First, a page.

Eating without distraction increases weight loss success, study suggests

A study presented at the European Congress on Obesity in Porto, Portugal has shown that eating mindfully, without the distraction of computers and televisions, can help people lose weight.

The programme, conducted by the North Carolina State University, claimed that people could eat what they liked, including their favourite high-calorie, fattening foods, so long as they did so mindfully, thinking about nothing but the enjoyment of eating.

The Eat Smart, Move More, Weigh Less programme lasts for 15 weeks. 80 people were enrolled on the trial, 42 of whom went immediately on to the programme. The remaining 38 became the control group while waiting to join.

Those on the mindfulness programme lost a mean of 1.9 kg over the 15 weeks. The others on the waiting list were keen to join and assumed to be trying other ways of losing weight; they too lost a small amount – 0.3kg.

Dr Carolyn Dunn from North Carolina State University in the US, one of the authors of the study, explained: “We instruct people to eat the foods that they love, and not give them up, but to eat them in a mindful way. For example, if one of us was going to eat a food that has very high calories, we would tell them to eat one or two bites, but to eat those one or two bites with awareness, so they are getting the most pleasure out of those one to two bites.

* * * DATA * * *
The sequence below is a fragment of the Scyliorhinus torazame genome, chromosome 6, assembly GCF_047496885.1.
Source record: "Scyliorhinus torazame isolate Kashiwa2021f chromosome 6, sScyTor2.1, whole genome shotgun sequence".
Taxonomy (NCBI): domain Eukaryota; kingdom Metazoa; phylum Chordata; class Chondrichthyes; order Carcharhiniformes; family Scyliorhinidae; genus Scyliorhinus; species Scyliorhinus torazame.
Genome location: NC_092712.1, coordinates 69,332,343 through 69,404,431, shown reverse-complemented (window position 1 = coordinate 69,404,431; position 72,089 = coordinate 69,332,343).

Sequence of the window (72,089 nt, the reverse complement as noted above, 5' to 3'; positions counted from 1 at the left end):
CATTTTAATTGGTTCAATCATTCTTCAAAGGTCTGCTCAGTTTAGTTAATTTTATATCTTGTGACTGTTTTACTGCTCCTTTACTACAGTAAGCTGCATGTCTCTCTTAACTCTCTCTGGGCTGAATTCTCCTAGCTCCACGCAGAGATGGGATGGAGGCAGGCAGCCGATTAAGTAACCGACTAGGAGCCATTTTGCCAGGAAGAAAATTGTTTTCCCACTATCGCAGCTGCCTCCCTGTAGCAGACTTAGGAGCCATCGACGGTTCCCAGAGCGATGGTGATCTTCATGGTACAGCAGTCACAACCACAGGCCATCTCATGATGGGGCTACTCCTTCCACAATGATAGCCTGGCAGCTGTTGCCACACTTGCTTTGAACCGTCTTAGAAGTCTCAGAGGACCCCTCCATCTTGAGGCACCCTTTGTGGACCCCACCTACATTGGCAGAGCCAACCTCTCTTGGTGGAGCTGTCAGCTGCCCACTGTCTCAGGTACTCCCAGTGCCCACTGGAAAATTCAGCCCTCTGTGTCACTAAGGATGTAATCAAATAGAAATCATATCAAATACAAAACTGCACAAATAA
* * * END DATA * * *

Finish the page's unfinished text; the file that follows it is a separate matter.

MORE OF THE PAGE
“Other research has shown that those first two bites are associated with the most enjoyment – eating more will certainly give you more calories but not more enjoyment.

“So a chocolate mousse, for example ... we would advise them to eat it with mindfulness and with purpose and to enjoy those first few bites.”

“We instruct them to share it or take it home for another day or buy it in smaller amount.”

“Mindfulness is paying attention to your surroundings, being in the present moment,” said Dunn. “Mindful eating is eating with purpose, eating on purpose, eating with awareness, eating without distraction, when eating only eating, not watching television or playing computer games or having any other distractions, not eating at our desks.

“People did increase their mindfulness and they did absolutely decrease their weight.”

The authors of the study confirmed: “Results suggest that there is a beneficial association between mindful eating and weight loss. The current study contributes to the mindfulness literature as there are very few studies that employed rigorous methodology to examine the effectiveness of an intervention on mindful eating.”

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